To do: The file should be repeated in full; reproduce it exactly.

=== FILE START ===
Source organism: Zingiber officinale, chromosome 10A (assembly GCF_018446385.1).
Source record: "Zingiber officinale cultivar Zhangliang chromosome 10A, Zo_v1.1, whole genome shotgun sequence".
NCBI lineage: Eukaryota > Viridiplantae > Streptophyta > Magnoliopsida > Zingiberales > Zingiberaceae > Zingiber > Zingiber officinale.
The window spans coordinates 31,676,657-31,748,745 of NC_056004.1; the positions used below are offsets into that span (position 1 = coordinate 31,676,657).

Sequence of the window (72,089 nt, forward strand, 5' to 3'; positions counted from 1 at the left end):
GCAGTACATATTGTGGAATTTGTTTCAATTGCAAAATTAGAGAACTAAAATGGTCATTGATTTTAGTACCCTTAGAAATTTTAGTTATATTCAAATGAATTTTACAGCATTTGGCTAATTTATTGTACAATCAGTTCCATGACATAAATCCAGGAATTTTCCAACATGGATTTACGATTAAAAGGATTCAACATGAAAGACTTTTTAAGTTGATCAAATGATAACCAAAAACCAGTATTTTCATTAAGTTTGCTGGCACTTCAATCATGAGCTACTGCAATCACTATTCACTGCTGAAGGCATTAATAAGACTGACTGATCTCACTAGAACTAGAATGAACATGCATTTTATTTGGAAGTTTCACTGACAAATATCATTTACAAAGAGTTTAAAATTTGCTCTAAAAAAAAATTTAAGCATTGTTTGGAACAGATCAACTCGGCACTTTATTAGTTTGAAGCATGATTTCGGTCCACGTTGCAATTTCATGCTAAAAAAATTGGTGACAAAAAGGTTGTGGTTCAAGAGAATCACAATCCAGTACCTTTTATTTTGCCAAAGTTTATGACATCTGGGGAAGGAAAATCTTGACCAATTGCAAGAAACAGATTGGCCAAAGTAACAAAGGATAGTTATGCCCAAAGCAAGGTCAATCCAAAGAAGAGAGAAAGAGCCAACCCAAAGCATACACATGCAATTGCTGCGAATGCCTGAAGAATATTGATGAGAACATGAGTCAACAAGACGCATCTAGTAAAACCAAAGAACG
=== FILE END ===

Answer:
Source organism: Zingiber officinale, chromosome 10A (assembly GCF_018446385.1).
Source record: "Zingiber officinale cultivar Zhangliang chromosome 10A, Zo_v1.1, whole genome shotgun sequence".
NCBI lineage: Eukaryota > Viridiplantae > Streptophyta > Magnoliopsida > Zingiberales > Zingiberaceae > Zingiber > Zingiber officinale.
The window spans coordinates 31,676,657-31,748,745 of NC_056004.1; the positions used below are offsets into that span (position 1 = coordinate 31,676,657).

Sequence of the window (72,089 nt, forward strand, 5' to 3'; positions counted from 1 at the left end):
GCAGTACATATTGTGGAATTTGTTTCAATTGCAAAATTAGAGAACTAAAATGGTCATTGATTTTAGTACCCTTAGAAATTTTAGTTATATTCAAATGAATTTTACAGCATTTGGCTAATTTATTGTACAATCAGTTCCATGACATAAATCCAGGAATTTTCCAACATGGATTTACGATTAAAAGGATTCAACATGAAAGACTTTTTAAGTTGATCAAATGATAACCAAAAACCAGTATTTTCATTAAGTTTGCTGGCACTTCAATCATGAGCTACTGCAATCACTATTCACTGCTGAAGGCATTAATAAGACTGACTGATCTCACTAGAACTAGAATGAACATGCATTTTATTTGGAAGTTTCACTGACAAATATCATTTACAAAGAGTTTAAAATTTGCTCTAAAAAAAAATTTAAGCATTGTTTGGAACAGATCAACTCGGCACTTTATTAGTTTGAAGCATGATTTCGGTCCACGTTGCAATTTCATGCTAAAAAAATTGGTGACAAAAAGGTTGTGGTTCAAGAGAATCACAATCCAGTACCTTTTATTTTGCCAAAGTTTATGACATCTGGGGAAGGAAAATCTTGACCAATTGCAAGAAACAGATTGGCCAAAGTAACAAAGGATAGTTATGCCCAAAGCAAGGTCAATCCAAAGAAGAGAGAAAGAGCCAACCCAAAGCATACACATGCAATTGCTGCGAATGCCTGAAGAATATTGATGAGAACATGAGTCAACAAGACGCATCTAGTAAAACCAAAGAACG